The COVID-19 pandemic has acted as a magnifying glass that has shown with absolute clarity that Europe needs to move up a gear in its digital transformation.
Indeed, the health crisis is drastically impacting our daily lives, and as a result, the relevance of digital applications and services is accelerating. For example, we suddenly see an increased need for communication services, tools for remote collaboration, and fast and reliable access to data, whether it’s from the office, the home or somewhere in between.
In other words, the pandemic has signified the importance for Europe of having access to the best physical and digital infrastructure. That is, the physical resources that are necessary to enable the use of data, computerised devices, methods, systems and processes.
Regarding physical infrastructure per se, it is clear that the deployment of very high capacity networks, and specifically 5G, will for example, open new ways of working in areas such as manufacturing, media, automotive, media and healthcare, allowing for both increased productivity and completely new user experiences.
To the extent that very high capacity networks will allow Europe to take a quantitative leap benefiting an entire ecosystem of technologies, such as virtualization, cloud computing, edge computing, artificial intelligence, machine learning, network slicing, or automation.
However, in order to do so the EU must first ensure that the recently adopted Electronic Communications Code is implemented correctly. Let us not forget that the Code sets a regulatory treatment that ensures predictability, reward risk-taking and long-term investment in very high capacity networks and support the rapid development of 5G communications.
In addition, we must continue to eliminate persisting obstacles for gigabit infrastructure deployment: Despite gigabit fibre and 5G networks being a necessary precondition to achieve European digital sovereignty, such infrastructures are still not widespread. The European Union must increase cooperation across sectors and exploit synergies (e.g. with energy, water, transport) by creating the condition for more efficient deployment of new physical infrastructure so that the networks can be rolled out at lower cost. In this regard, and taking into account that civil engineering, such as the digging-up of roads to lay down high-speed broadband, accounts for up to 80% of the cost of deploying broadband networks Europe needs to review the Broadband Cost Reduction Directive as soon as possible.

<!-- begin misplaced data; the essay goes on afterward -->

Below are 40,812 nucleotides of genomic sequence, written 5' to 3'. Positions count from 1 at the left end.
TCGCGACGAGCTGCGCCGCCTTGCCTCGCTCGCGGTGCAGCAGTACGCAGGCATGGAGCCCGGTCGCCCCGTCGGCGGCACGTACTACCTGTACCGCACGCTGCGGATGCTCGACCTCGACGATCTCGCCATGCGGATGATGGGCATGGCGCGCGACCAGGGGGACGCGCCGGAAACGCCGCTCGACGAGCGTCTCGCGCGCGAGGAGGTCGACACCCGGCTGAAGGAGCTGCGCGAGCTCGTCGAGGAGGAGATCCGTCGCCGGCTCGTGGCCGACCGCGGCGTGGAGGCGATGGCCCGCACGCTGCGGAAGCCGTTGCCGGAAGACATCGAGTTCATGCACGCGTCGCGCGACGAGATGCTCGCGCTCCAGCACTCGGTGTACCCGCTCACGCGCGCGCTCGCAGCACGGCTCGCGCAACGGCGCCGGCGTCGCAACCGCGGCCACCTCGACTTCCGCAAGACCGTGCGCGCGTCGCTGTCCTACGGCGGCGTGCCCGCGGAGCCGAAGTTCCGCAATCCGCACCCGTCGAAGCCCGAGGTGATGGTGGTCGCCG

Nevertheless, in today’s data economy while having the adequate physical infrastructure is a prerequisite for economic growth and higher productivity, this is only part of the story.
Digital infrastructure, understood as the physical resources that are necessary to enable the use of data, computerised devices, methods, systems and processes, is the other part of the story.
More specifically Europe must focus on reinforcing capacities in high performance computing, artificial intelligence and cybersecurity.
It must no longer be acceptable that while the EU currently consumes one third of high performance computing resources worldwide it provides only around 5%, pushing EU scientists and engineers to turn massively to computing resources outside Europe.
Let us not forget that, Europe remains dependant on US chipmakers and three American companies dominate the global chip market. China, on the other hand, is leading in supercomputer research. It is number one and number two on the list of the highest performing computer in the world (“Sunway TaihuLight”is).
To tackle this crucial element, we need to increase investment and spend in a smart way. From this perspective, the recent European Council conclusions of the 2nd of October are very welcome. Not only because at least 20% of the funds under the Recovery and Resilience Facility will be made available for the digital transition, also because the European Council expressly indicated that these funds should help advance objectives such as “fostering the European development of the next generation of digital technologies, including supercomputers”.
In addition, the EU must continue to work in initiatives such as the recent partnership between the European Commission and the European Investment Fund to set up a pan European venture capital fund-of-funds programme (which as you know allocates 410 million euros to invest in European venture capital market and is expected to raise an additional 2.100 million Euros from public and private investment).
Moreover, as I have said, it is not only about the quantity, but also of how it is spent.
In that sense, it is worth underlining the role of the first ever Digital Europe programme whereby the Commission proposed and Parliament has supported, to invest, €9.2 billion in the operational requirements of capacity building in the areas of high performance computing, artificial intelligence, cybersecurity and advanced digital skills.
Lastly, it must be stressed that, even with the best infrastructure possible, Europe’s growth potential will be determined by the skills of its population and workforce.
Consequently, the EU must promote a reskilling revolution that supports digital skills and competences in science, technology, engineering, mathematics, entrepreneurship and creativity.
Clearly much of the success of all of these measures will depend of the willingness of all actors, and especially of the Member States, to act together. I am confident however, that one of the most important lessons that we have learnt from the crisis is that we must act united. The coronavirus crisis is sadly a perfect example.